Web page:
Federal Appeals Court Upholds $535,000 Overtime Pay Lawsuit Against Vermont Energy Company

Federal Appeals Court Upholds $535,000 Overtime Pay Lawsuit Against Vermont Energy Company

VERNON, VT — A federal appeals court recently sided with workers from Entergy Vermont Yankee claiming their employer incorrectly classified them as overtime exempt employees and failed to pay thousands of hours in unpaid overtime wages.

The Second Circuit Court of Appeals determined the lower court was correct when it found that the company running the nuclear power plant where the employees worked improperly classified its security shift supervisors as overtime exempt workers.

The case began in 2009 when the class of workers were originally employed by third-party private security company Wackenhut Corporation, where they received overtime wages.

At some point, the security supervisors were hired in-house by Entergy Vermont Yankee and their overtime pay ceased.

The lawsuit was originally filed back in 2012 and a jury ruled in favor of the nuclear power plant’s workers two years later, but Entergy Vermont Yankee appealed the verdict.

A U.S. District Court affirmed the original ruling on appeal in 2015, but the defendant challenged that ruling as well, setting the stage for the latest verdict in the U.S. Court of Appeals.

How Many Years of Back Overtime Pay Can I Receive?

Of significance in this case was the fact that the appeals court determined that Entergy Vermont Yankee wilfully violated federal overtime pay laws, extending the recoverable time period for lost wages from two years to three years.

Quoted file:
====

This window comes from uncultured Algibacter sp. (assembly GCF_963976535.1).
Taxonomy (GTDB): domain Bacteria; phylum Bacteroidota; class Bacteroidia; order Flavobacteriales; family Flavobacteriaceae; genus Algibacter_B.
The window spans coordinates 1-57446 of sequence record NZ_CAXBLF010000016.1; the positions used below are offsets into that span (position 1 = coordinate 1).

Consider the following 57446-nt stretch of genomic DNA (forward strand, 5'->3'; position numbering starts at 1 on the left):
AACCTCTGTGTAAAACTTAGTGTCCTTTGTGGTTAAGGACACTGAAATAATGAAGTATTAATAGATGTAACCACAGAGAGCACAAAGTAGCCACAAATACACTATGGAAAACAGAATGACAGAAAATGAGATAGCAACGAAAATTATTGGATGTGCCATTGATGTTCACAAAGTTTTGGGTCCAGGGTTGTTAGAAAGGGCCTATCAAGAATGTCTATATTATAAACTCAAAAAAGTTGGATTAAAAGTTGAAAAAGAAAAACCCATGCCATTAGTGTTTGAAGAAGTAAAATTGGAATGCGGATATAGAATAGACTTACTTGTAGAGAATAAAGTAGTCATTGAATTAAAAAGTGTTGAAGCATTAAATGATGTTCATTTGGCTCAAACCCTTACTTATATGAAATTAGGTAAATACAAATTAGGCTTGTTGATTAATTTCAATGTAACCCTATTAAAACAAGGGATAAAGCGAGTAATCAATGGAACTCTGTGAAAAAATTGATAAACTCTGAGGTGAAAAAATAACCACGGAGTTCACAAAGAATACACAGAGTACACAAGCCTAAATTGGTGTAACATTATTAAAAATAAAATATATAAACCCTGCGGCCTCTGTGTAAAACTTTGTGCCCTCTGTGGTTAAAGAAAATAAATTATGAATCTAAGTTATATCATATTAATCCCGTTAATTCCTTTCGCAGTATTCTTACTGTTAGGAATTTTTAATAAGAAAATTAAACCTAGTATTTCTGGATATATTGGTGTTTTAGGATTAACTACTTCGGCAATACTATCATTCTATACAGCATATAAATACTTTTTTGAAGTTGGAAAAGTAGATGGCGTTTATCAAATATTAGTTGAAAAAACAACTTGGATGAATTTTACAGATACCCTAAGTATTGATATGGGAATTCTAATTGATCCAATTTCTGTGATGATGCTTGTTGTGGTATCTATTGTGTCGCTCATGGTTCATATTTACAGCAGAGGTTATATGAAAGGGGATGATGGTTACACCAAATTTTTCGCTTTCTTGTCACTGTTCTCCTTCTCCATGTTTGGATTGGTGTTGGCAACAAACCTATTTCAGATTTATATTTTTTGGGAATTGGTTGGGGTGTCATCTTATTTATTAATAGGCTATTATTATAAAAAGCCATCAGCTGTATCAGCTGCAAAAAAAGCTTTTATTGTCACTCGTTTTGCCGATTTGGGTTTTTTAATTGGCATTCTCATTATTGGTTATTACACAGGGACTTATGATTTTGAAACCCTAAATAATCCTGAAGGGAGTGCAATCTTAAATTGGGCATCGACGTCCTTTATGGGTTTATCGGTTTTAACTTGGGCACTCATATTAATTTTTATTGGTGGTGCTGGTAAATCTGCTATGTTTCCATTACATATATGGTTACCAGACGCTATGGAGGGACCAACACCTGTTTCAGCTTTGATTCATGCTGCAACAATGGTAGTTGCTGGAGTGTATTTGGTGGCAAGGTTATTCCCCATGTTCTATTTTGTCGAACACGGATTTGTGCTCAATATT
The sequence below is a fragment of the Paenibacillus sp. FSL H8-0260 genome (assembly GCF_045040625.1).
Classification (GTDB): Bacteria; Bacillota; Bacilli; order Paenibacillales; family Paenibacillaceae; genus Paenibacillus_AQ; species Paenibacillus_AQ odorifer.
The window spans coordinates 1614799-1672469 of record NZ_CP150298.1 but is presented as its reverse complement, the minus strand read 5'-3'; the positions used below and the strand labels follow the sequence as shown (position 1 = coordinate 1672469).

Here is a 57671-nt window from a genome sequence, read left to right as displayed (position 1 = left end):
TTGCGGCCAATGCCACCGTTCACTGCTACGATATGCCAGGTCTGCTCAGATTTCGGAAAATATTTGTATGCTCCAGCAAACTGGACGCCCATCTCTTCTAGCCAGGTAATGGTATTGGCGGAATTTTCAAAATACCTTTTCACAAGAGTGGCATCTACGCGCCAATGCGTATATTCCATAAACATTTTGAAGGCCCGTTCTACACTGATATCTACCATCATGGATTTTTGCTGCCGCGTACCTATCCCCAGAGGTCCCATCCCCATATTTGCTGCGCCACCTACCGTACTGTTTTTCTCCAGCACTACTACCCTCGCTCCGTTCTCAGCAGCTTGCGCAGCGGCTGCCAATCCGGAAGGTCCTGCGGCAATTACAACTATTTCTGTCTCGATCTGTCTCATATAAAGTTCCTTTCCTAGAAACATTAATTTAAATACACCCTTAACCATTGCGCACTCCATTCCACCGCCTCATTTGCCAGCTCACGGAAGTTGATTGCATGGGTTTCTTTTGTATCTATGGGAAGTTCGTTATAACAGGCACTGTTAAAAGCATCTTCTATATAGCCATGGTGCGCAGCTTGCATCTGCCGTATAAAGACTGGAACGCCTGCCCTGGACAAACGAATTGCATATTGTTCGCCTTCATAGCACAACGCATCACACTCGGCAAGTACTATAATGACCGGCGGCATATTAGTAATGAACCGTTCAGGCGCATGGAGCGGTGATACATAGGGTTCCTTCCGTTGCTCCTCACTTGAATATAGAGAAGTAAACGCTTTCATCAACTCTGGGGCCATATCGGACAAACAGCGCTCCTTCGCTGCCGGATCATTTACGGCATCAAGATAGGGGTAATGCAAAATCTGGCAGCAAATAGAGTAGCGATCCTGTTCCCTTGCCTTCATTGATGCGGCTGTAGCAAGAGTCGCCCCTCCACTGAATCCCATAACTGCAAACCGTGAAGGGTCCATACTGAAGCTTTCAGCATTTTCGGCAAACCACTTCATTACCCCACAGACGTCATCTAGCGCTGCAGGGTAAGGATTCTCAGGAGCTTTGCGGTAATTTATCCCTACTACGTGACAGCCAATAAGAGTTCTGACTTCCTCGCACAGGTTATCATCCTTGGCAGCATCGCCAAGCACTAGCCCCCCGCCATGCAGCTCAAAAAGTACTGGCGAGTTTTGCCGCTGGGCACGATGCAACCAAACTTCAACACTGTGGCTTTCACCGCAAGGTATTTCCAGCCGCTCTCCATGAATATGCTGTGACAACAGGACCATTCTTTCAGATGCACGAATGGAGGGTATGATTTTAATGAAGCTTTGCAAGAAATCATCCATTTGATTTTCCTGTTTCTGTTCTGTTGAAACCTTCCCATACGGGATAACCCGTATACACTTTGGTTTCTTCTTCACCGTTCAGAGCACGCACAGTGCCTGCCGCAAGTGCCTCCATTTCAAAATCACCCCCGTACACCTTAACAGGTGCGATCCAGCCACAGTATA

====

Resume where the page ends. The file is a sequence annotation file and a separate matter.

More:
The plaintiffs could be entitled to 5,500 hours of back overtime pay totaling up to $535,000.

Typically, there is a two-year statute of limitations on unpaid overtime wages. What this means is that even if an employee was unfairly denied overtime pay, he or she is only able to recover a maximum of two years of pay.

The one exception to this rule is if a court deems the employer acted in bad-faith and knowingly withheld the pay, the employee may be able to recover an additional year of back overtime pay for a total of three years.

Do I Have an Overtime Pay Lawsuit?

Call (855) 754-2795 or complete the Free Unpaid Overtime Case Review form on the top right of this page if you feel that you and and other employees believe that your wage rights are being violated under the FLSA.

Our top-rated team of unpaid wage lawyers will evaluate your situation to determine your best course of action to help you seek justice.

Our office will also determine if it is in your best interest to file a lawsuit against your employer. Because strict time limitations apply for filing these types of claims, we advise you contact our experienced unpaid overtime wage attorneys at your earliest convenience and preserve your legal rights.

Text Now For Free Case Review